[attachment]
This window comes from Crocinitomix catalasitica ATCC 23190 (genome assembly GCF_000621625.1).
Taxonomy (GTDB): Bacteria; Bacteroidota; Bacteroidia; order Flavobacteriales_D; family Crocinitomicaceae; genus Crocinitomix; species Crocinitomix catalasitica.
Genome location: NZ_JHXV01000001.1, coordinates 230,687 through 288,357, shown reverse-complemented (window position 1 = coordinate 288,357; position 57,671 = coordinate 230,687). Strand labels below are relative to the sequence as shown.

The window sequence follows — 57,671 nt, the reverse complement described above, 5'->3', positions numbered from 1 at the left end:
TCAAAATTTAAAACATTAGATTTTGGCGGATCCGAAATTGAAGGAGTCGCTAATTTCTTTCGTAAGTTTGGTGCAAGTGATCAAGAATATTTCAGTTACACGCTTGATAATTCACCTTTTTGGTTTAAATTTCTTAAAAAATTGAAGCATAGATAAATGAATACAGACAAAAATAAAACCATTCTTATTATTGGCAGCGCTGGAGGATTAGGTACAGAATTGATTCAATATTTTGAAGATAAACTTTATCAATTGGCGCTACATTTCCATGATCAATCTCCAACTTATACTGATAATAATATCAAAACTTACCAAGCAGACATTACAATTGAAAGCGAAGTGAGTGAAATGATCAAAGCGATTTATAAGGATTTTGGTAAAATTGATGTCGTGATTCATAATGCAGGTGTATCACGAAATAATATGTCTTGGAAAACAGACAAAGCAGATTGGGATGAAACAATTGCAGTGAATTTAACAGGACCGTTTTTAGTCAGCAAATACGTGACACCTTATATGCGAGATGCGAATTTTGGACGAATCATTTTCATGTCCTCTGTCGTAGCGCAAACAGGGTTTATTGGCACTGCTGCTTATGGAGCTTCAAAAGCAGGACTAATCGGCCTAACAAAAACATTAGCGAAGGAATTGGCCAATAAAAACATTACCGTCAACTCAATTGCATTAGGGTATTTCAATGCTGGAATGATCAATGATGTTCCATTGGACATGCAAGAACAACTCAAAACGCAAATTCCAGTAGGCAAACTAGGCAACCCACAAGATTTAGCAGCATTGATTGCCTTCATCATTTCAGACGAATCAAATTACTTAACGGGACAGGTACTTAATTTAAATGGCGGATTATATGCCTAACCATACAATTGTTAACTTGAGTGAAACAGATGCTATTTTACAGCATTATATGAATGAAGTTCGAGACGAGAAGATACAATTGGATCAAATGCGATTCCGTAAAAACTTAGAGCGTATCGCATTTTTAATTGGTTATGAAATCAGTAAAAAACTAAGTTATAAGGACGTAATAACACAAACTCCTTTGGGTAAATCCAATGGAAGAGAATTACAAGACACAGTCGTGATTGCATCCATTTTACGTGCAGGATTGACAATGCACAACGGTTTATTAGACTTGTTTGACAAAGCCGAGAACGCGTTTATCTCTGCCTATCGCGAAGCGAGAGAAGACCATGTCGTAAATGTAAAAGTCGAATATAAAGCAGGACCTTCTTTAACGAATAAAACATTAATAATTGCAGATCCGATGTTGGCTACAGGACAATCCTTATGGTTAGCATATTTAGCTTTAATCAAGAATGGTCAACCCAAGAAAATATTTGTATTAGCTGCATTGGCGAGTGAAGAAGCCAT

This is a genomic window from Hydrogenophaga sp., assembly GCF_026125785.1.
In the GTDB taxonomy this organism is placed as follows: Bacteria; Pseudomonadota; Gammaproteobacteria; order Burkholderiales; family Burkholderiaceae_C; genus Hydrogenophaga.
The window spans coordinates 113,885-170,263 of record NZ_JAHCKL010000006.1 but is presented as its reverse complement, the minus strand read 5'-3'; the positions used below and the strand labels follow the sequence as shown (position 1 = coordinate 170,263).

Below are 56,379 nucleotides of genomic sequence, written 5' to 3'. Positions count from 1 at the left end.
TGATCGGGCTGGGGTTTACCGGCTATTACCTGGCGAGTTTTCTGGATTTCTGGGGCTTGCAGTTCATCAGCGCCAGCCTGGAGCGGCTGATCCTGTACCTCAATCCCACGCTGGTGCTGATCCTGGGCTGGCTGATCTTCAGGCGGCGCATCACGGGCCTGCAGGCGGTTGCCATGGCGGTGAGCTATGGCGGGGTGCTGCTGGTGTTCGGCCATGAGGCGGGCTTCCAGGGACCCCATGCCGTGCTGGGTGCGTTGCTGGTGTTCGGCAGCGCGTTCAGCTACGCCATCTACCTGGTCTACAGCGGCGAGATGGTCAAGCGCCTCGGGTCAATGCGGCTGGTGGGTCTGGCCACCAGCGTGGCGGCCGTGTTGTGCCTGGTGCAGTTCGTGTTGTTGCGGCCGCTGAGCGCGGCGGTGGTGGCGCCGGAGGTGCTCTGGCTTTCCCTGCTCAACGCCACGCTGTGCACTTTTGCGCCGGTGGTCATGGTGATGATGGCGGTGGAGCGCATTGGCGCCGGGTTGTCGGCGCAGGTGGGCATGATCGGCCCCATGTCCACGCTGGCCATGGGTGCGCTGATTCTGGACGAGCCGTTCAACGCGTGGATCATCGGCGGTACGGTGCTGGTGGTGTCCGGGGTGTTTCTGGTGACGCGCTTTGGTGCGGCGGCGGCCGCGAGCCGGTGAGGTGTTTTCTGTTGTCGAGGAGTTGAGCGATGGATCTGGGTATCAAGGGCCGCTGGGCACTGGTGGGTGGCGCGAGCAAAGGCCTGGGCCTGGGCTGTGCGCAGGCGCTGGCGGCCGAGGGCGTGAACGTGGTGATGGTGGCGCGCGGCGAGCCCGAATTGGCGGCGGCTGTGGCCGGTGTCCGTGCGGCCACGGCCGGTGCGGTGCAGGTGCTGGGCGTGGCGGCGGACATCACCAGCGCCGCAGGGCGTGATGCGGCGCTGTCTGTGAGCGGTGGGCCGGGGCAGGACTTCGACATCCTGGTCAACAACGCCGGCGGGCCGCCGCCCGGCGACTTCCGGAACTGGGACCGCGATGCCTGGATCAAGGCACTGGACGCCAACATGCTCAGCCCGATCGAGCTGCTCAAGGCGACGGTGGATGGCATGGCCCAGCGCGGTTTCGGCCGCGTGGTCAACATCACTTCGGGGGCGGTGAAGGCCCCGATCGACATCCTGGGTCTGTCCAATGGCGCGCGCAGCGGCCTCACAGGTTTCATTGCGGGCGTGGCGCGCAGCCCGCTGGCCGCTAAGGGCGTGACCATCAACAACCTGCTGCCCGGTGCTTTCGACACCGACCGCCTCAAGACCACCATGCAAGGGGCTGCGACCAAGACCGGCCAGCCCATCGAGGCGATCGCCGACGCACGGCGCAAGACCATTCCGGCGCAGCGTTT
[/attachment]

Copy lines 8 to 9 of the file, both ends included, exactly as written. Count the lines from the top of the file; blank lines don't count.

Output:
The window spans coordinates 113,885-170,263 of record NZ_JAHCKL010000006.1 but is presented as its reverse complement, the minus strand read 5'-3'; the positions used below and the strand labels follow the sequence as shown (position 1 = coordinate 170,263).

Below are 56,379 nucleotides of genomic sequence, written 5' to 3'. Positions count from 1 at the left end.